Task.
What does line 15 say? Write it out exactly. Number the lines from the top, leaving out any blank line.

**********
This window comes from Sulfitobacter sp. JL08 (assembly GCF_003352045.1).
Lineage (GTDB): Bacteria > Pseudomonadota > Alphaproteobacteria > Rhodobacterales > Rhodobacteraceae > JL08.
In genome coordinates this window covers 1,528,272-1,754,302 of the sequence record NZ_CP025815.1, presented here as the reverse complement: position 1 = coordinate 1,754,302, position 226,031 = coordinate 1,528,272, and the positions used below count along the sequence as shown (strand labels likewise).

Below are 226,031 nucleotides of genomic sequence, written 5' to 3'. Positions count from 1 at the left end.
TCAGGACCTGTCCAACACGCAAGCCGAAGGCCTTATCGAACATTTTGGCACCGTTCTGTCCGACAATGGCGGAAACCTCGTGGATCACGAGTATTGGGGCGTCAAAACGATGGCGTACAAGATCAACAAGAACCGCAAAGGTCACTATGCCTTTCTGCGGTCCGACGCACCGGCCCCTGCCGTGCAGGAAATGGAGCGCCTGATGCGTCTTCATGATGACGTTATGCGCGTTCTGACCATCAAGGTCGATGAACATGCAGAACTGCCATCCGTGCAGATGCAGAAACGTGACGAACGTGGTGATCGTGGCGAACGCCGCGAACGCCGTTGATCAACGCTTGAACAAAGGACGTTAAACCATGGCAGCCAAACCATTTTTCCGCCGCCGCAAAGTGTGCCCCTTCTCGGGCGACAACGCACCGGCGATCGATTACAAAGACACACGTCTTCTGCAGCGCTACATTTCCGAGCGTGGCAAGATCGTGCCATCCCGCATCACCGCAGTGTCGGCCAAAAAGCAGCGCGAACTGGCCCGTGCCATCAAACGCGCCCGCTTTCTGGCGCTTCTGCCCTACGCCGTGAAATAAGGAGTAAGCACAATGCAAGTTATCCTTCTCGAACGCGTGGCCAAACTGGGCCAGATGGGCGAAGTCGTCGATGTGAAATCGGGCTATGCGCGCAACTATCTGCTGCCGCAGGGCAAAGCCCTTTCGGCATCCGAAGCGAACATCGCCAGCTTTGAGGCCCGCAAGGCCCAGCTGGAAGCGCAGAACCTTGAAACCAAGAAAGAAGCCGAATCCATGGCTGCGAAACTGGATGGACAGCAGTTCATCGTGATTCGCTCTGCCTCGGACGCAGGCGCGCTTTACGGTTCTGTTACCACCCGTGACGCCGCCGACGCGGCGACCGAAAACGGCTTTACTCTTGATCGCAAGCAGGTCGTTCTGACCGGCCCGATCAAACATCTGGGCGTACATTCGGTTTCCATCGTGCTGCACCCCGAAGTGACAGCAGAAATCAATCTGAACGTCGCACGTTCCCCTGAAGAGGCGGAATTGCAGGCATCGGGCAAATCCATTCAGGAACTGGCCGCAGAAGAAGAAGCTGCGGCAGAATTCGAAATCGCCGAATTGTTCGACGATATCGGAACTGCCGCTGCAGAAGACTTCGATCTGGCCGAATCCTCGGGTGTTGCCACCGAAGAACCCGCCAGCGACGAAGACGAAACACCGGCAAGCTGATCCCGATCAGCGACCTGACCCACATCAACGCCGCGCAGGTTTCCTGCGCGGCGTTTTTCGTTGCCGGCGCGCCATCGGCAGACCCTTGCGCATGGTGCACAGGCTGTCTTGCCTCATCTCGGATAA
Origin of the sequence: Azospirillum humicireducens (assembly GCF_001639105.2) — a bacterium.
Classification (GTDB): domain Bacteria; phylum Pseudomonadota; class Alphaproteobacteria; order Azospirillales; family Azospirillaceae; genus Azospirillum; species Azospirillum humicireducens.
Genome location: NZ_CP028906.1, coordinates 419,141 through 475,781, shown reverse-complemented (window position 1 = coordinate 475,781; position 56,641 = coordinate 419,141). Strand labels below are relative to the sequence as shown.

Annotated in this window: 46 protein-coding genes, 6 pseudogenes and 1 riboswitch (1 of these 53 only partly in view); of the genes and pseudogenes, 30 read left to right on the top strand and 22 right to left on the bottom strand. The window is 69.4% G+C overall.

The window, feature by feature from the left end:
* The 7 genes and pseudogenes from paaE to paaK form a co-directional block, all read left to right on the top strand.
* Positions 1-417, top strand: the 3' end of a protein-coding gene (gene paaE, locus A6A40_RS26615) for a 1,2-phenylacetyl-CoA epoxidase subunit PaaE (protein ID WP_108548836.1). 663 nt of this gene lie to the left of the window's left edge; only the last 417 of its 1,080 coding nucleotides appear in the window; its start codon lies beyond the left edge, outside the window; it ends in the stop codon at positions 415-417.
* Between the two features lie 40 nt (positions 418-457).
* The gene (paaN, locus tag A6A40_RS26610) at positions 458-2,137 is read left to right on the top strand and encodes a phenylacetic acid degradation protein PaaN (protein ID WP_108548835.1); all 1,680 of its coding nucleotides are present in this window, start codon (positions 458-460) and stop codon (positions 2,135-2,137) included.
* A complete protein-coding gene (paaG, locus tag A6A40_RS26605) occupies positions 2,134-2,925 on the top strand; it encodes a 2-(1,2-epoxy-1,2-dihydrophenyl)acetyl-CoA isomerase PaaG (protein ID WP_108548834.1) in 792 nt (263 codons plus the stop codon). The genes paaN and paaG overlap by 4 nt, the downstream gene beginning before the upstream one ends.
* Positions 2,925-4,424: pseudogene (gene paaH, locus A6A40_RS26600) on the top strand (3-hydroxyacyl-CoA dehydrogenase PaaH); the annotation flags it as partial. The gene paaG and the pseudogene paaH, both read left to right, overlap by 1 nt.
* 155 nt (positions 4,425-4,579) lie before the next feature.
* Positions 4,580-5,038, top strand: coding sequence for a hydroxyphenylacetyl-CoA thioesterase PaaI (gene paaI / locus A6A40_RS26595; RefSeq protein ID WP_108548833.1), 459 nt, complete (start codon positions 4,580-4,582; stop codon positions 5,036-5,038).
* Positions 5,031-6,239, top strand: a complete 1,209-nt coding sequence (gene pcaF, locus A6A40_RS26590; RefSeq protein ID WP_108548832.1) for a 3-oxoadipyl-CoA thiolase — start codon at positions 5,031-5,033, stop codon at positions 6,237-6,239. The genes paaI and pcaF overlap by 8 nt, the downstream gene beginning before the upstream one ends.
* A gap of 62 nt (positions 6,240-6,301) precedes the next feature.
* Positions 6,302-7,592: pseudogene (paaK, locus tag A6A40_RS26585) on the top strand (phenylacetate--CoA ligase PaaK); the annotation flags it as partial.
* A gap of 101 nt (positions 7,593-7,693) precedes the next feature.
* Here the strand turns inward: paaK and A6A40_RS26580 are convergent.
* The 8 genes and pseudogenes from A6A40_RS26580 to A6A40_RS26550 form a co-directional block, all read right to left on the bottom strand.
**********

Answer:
* A complete protein-coding gene (paaG, locus tag A6A40_RS26605) occupies positions 2,134-2,925 on the top strand; it encodes a 2-(1,2-epoxy-1,2-dihydrophenyl)acetyl-CoA isomerase PaaG (protein ID WP_108548834.1) in 792 nt (263 codons plus the stop codon). The genes paaN and paaG overlap by 4 nt, the downstream gene beginning before the upstream one ends.